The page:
[Livid Omni Modules by Livid Instruments, courtesy of Wikimedia Commons]
While music curricula has remained reliable over time, many musicians encourage embracing the newly available resources we have today. Chad Criswell states in his article Music Technology: The Computer in Your Student's Pocket, "Almost every smartphone has the ability, via various downloadable applications, to become a sophisticated metronome, chromatic tuner, audio recorder, reference resource, or even a music theory or ear training tutor." By supplementing and enhancing the methods that we use to share knowledge with devices that have become omnipresent in our lives, we can ultimately create a more interactive, engaging and responsive learning environment, without sacrificing pedagogical traditions of the music classroom. To conclude, here's some food for thought, as re-quoted from Hungate's thesis: “If you know the capabilities of music software, then you can design ways for your students to benefit from it."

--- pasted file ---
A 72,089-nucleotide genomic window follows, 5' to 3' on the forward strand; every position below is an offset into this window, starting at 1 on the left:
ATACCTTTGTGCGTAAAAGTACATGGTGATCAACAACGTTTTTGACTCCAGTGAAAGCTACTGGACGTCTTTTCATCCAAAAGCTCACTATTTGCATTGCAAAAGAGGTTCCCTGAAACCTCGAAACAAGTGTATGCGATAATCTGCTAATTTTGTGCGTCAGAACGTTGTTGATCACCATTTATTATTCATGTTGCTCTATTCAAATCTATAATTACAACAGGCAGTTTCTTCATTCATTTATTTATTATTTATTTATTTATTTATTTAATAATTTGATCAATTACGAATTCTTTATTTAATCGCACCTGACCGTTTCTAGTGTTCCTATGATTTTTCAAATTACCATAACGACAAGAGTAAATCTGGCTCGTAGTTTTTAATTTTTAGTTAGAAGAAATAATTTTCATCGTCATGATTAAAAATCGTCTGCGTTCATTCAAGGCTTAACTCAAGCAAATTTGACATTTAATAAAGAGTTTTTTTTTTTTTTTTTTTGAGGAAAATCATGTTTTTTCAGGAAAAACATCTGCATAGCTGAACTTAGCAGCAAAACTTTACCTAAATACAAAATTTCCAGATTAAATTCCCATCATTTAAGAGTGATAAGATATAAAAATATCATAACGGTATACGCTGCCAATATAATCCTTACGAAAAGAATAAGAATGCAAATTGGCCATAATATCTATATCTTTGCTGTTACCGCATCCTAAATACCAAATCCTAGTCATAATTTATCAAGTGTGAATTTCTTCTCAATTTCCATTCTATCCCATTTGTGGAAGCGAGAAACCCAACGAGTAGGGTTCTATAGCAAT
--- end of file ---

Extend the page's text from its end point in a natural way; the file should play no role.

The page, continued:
Many additional materials and resources on this topic are available through the Columbia University and Teachers College databases. Below is some further recommended reading to explore:
Ebook by Scott Watson
Ebook by Gena R. Greher
Ebook by Barbara Freedman
Ebook by Geoffrey Kidde
Article by Felipe Otondo
Article by Adena Portowitz, Kylie A. Peppler and Mike Downton
[Fairlight Green Screen by Starpause Kid, courtesy of Wikimedia Commons]